Biker Lifestyle Magazine

Easiest Ways To Increase Your Motorcycle’s Power 5 suggestions to get more ponies from your ride without breaking the bank

By Andrew Cherney

If you’re looking to wring more power out of your motorcycle, there’s no shortage of methods to do the deed. Problem is, they usually require that one thing you’re in short supply of: cold hard cash. The good news is there are ways around that, and oftentimes getting the right parts to work the right way on your existing machine can get you to the promised land of performance without taking out a second mortgage. Here, we’ll look at the modifications you can make that won’t require Daddy Warbucks bank accounts or a mechanic-level skill set.

At the core of it all, think of your engine as one big air pump made up of recurring combustions that suck in and push out that ever-crucial element, oxygen. Find methods to move bigger volumes of air in and out of your engine and you’ll increase its horsepower and torque. Let’s check out some of the most popular bolt-on mods, and what kind of gains you can expect.


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Increase Your Air Intake

Your motorcycle’s stock intake plumbing is usually pretty strangled, so reducing the restriction goes a long way toward helping combustion. Even just a freer-flowing filter helps, and increasing the surface area of the air intake can increase overall volume too; it’s one of the cheapest and easiest ways of pumping up power.

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Be advised, however, that some of the kits remove the entire airbox and leave the filters exposed to the elements, so choose wisely for your application. Also be aware that this modification alone might also mean increased consumption of fuel (the result of thinned air mixture), so you’ll want to adjust your carburetor or tune your fuel injection accordingly.

Result: By itself, this step will net you a couple of horsepower at best. Filters start at about $50, but if you go for complete airbox removal kits, you’re looking at $350 or better. Still, it’s an easy and relatively cheap option.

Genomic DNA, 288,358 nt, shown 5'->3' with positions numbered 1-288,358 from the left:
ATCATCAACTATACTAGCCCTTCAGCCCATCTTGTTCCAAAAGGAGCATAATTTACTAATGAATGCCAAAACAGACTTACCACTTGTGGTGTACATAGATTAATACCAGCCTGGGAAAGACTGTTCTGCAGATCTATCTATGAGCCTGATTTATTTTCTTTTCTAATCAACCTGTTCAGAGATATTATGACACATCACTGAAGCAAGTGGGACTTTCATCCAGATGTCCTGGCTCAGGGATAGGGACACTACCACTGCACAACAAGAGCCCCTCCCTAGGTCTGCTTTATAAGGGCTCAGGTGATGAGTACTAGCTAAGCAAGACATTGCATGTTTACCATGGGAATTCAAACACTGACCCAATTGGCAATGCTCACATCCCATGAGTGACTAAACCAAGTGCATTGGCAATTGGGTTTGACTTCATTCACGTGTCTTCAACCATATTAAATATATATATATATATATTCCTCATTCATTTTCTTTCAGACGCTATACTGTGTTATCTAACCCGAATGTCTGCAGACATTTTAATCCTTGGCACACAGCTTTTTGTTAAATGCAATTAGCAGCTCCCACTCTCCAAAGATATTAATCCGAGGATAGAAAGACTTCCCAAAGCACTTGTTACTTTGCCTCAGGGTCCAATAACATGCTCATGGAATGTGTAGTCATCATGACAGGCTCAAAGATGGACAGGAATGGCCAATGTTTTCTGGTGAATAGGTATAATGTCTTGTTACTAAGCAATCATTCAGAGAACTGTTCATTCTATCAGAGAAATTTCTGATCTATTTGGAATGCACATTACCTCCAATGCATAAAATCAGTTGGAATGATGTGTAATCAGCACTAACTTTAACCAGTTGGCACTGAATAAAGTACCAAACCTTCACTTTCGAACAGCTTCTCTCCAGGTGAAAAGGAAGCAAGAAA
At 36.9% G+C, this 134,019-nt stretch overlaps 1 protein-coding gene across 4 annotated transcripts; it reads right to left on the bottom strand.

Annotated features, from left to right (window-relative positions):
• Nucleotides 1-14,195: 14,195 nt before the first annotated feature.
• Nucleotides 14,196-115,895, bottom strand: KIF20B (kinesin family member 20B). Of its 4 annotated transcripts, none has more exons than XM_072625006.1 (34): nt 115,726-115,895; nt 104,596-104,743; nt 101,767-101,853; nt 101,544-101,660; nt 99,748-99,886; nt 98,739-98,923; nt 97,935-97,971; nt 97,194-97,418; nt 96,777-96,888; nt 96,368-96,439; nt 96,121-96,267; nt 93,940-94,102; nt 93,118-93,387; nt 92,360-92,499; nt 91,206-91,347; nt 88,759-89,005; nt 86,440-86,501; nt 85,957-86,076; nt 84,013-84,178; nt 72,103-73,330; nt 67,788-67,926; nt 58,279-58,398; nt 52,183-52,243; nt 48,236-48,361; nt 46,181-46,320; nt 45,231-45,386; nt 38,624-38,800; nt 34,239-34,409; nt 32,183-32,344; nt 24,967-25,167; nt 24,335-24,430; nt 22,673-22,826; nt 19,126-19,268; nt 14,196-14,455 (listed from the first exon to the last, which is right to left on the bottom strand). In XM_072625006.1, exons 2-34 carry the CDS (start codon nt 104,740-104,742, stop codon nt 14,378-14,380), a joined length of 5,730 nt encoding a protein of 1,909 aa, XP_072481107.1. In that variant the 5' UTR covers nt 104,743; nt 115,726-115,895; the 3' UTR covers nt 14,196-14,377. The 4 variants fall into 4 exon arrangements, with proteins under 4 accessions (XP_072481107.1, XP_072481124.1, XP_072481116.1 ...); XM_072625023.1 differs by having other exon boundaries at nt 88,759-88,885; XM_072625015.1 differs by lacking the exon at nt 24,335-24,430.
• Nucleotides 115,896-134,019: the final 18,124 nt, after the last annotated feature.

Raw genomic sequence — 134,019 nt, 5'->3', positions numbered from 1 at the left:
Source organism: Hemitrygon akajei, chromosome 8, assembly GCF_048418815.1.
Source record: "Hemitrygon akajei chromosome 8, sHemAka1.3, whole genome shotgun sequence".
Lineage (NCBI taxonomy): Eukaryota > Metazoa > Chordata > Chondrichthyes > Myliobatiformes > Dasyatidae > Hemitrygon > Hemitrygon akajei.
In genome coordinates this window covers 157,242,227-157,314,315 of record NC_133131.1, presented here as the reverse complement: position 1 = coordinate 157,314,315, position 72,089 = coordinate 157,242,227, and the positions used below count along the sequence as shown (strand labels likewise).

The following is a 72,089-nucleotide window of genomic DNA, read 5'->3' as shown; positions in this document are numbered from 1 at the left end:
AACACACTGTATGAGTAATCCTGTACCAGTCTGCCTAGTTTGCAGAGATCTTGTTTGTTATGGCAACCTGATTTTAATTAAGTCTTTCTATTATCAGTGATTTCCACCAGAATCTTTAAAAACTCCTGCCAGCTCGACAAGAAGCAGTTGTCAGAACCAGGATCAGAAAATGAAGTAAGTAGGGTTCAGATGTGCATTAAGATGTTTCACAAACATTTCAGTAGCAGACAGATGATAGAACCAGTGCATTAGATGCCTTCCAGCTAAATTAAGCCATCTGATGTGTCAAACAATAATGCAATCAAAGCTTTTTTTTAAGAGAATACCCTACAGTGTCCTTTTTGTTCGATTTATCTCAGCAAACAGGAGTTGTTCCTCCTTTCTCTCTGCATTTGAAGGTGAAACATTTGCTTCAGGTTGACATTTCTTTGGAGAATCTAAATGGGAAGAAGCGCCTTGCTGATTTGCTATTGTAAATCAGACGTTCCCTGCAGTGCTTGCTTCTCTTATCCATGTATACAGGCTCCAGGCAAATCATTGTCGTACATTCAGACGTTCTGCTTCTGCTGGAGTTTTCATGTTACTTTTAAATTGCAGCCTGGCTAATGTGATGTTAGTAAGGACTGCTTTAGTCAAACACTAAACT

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Upgrade The Exhaust

This modification usually goes hand in hand with our first suggestion. Because it has to adhere to changing emissions requirements as well as keeping costs low, your stock exhaust manifold’s ability to move air efficiently tends to be compromised. That makes aftermarket exhaust systems a good place to find extra horsepower and increase torque. You’ll probably gain performance right out of the gate because an aftermarket unit is lighter but it’ll also expel exhaust gases more efficiently, so your engine will breathe better too. Generally speaking, a 2-into-1 pipe (shown above) will net you the most usable power, particularly in the lower half of the powerband where 90 percent of riders spend most of their time. They tend to be quieter too, if that matters. Exhaust swaps are probably the single most popular bolt-on modification because they add power and torque, usually look better, and give your ride a better soundtrack. (Full systems are the best overall option, and should be made specifically for your bike. Slip-ons will add some power but usually just at the lower end.)